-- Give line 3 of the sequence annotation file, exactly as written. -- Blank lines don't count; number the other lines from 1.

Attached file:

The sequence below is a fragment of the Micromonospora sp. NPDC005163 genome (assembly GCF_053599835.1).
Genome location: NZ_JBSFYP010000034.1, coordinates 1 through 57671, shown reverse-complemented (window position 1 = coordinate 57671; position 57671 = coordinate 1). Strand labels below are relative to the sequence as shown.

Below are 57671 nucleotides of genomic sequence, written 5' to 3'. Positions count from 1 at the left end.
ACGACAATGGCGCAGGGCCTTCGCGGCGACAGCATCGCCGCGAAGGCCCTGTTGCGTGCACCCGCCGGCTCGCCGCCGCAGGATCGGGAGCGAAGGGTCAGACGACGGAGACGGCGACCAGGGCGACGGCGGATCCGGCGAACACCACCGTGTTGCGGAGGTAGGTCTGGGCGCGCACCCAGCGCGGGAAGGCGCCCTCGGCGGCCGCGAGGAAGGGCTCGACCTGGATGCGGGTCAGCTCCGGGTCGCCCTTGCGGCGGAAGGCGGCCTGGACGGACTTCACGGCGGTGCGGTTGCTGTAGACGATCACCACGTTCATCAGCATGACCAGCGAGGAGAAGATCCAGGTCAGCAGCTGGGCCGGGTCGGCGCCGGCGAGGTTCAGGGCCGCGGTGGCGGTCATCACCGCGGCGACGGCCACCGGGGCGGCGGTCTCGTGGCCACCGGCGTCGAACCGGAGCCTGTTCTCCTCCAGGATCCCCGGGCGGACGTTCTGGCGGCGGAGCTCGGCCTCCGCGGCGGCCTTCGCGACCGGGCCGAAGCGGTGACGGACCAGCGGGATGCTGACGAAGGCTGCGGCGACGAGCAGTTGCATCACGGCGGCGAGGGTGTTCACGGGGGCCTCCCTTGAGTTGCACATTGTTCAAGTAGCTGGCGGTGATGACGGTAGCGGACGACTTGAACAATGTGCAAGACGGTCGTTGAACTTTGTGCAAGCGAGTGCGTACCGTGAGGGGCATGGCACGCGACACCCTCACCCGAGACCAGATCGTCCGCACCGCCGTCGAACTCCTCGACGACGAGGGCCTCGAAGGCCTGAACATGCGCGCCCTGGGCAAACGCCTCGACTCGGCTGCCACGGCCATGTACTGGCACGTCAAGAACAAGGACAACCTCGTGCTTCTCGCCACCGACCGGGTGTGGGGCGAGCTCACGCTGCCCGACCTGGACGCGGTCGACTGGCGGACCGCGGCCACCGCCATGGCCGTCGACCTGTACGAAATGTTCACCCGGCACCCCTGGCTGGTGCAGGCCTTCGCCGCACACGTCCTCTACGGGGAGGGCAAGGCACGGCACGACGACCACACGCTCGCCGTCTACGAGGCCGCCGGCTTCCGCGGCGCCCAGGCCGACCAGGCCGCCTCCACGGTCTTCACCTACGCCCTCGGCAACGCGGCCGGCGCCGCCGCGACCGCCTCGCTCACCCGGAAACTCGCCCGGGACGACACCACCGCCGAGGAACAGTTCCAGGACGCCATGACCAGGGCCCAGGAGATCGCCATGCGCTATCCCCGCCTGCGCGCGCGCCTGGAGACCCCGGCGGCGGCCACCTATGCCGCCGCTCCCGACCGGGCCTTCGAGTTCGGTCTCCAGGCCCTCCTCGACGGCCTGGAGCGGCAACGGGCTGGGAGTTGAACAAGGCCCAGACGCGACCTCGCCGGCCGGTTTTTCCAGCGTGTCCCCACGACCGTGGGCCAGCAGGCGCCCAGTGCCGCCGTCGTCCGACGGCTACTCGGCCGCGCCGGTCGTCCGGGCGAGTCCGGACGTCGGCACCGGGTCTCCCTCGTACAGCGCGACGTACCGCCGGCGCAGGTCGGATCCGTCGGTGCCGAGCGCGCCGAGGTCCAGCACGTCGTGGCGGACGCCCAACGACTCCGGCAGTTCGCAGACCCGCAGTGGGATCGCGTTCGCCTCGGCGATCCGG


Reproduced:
Below are 57671 nucleotides of genomic sequence, written 5' to 3'. Positions count from 1 at the left end.